The population is ageing and the average age at our workplaces will continue to rise. Have you considered what you are going to do professionally after you turn 50? Are you going to remain loyal to your current job? What should you start thinking about now? How will the workplace look in the future, for instance in 2050?
The survey was conducted on-line from May to June 2017 in nine European countries using a sample of 40,262 employees through local salary portals under the Paylab brand and with identical data acquisition methods.
Salaries and wages remain a taboo subject in European countries. Companies usually try to keep pay details secret, and most bind their employees to confidentiality agreements regarding salary details in their employment agreements. Very few employers publish salary and wage details in their job adverts. The tools used to define employment matters and collective bargaining at the sector level do not operate in the same exact way in some countries. People typically use on-line salary portals to get a better idea of the salaries and compensation packages being offered on the market, as they allow them to anonymously check salary benchmarks from other employees with the same job in the region. People, have, however, become accustomed to sharing salary details with those closest to them. In the survey, up to 59 per cent of the respondents agreed with the statement that their friends and acquaintances know how much they earn.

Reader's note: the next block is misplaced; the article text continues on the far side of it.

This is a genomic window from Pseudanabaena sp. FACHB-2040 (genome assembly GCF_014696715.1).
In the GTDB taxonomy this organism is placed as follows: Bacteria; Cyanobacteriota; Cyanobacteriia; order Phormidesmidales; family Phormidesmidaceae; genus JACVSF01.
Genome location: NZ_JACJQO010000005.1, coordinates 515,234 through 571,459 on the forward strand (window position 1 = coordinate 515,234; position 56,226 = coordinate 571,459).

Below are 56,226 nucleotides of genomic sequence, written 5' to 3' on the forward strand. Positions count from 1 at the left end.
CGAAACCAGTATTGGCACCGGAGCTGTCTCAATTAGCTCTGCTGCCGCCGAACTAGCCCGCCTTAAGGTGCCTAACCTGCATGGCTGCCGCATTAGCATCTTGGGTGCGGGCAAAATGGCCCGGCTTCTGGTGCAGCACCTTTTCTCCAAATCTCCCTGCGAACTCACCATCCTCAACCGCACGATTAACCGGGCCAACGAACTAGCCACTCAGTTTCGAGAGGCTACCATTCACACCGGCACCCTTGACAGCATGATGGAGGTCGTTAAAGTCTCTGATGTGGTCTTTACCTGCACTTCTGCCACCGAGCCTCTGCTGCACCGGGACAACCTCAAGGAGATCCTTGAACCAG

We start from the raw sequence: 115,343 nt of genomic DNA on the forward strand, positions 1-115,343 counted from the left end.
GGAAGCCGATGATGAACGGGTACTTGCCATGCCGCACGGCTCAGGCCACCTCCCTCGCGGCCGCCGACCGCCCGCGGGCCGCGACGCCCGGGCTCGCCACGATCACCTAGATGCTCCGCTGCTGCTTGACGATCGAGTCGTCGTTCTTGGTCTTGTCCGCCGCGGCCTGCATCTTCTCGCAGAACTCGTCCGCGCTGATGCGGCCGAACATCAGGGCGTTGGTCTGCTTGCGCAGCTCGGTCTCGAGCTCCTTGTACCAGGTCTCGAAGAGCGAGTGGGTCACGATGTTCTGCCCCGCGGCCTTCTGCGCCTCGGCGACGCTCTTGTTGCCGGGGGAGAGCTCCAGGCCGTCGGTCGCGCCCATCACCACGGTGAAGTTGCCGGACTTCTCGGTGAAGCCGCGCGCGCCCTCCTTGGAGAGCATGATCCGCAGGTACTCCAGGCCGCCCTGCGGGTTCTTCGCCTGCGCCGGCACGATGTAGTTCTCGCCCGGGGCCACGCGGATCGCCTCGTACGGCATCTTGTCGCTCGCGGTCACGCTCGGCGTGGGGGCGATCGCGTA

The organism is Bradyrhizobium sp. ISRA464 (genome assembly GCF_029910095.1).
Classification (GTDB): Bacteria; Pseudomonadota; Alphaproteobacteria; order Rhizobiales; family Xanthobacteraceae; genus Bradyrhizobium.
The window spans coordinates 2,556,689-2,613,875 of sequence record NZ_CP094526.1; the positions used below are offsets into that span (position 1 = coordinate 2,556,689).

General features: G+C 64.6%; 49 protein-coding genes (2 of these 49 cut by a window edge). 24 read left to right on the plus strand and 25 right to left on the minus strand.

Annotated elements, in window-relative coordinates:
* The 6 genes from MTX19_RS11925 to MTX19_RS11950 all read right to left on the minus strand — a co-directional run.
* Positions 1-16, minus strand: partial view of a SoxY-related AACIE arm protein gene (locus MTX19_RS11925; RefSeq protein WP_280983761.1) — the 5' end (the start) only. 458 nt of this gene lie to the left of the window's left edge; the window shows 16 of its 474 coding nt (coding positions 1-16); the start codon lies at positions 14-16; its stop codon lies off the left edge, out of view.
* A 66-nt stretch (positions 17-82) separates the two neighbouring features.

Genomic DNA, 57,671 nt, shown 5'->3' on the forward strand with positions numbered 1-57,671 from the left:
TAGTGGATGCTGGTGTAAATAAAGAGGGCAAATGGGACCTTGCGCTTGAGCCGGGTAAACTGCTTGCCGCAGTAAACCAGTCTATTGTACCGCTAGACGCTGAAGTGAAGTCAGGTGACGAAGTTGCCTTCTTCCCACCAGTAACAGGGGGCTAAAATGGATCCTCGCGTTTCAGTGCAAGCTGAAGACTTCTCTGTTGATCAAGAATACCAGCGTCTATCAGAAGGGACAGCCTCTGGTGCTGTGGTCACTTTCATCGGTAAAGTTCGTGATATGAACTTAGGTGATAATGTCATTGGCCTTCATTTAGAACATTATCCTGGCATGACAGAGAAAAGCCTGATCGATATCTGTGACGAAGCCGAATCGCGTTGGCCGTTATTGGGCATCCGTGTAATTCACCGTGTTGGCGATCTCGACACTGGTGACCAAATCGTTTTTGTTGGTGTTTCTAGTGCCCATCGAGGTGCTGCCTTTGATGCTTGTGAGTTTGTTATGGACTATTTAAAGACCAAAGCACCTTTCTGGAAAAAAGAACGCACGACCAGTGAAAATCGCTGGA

The higher the income, the greater resistance to salary disclosure.
Paylab also attempted to determine if attitudes towards pay and salaries vary by income level. The survey showed that people with higher or lower incomes were roughly just as interested in the pay of others. However, employees who earn less than average in the country are much more open to discuss their income with their surroundings. People in management positions are the least likely to share any salary details. Only half the employees in lower and middle management and 39 per cent of top managers agree that those closest to them know how much they actually earn.
Closing the pay gap between men and women
Roughly the same portion of men and women were interested in knowing how much their colleagues earn. Women, of course, are most affected by salary inequity, generally called the gender gap. More initiatives continue to appear in Europe calling for salary disclosure to increase transparency, especially with respect to the gender pay gap. Brussels issued recommendations three years ago to strengthen the principles of equal pay for men and women, and many countries have been inspired by these regulations. Employees in some countries have already been granted the right to see just how much their colleagues earn. For instance, in Germany, only those working in companies with more than 200 employees have the right to ask about the earnings of their colleagues. People are free to request information on the pay of their colleagues from the tax authorities in Finland and employee salary details have long been accessible on-line in Norway. Read more about this topic in Paylab blog post.
About the survey
The international Paylab portal conducted the survey from May to June 2017 via its nine local partner portals using identical data acquisition methods from a complete sample of 40,262 respondents: specifically in the Czech Republic (www.platy.cz,9,491 respondents), Finland (www.palkkadata.fi, 3,011 respondents), Croatia (www.mojaplaca.hr, 4,227 respondents), Lithuania (www.manoalga.lt, 4,173 respondents), Latvia (www.algas.lv, 4,026 respondents), Slovakia (www.platy.sk, 9,157 respondents), Poland (www.pensjometr.pl, 582 respondents), Slovenia (www.placa.si, 4,054 respondents) and Serbia (www.infoplate.rs, 1,541 respondents).
Daniela Beráková, Communication & Content Manager for Paylab.com
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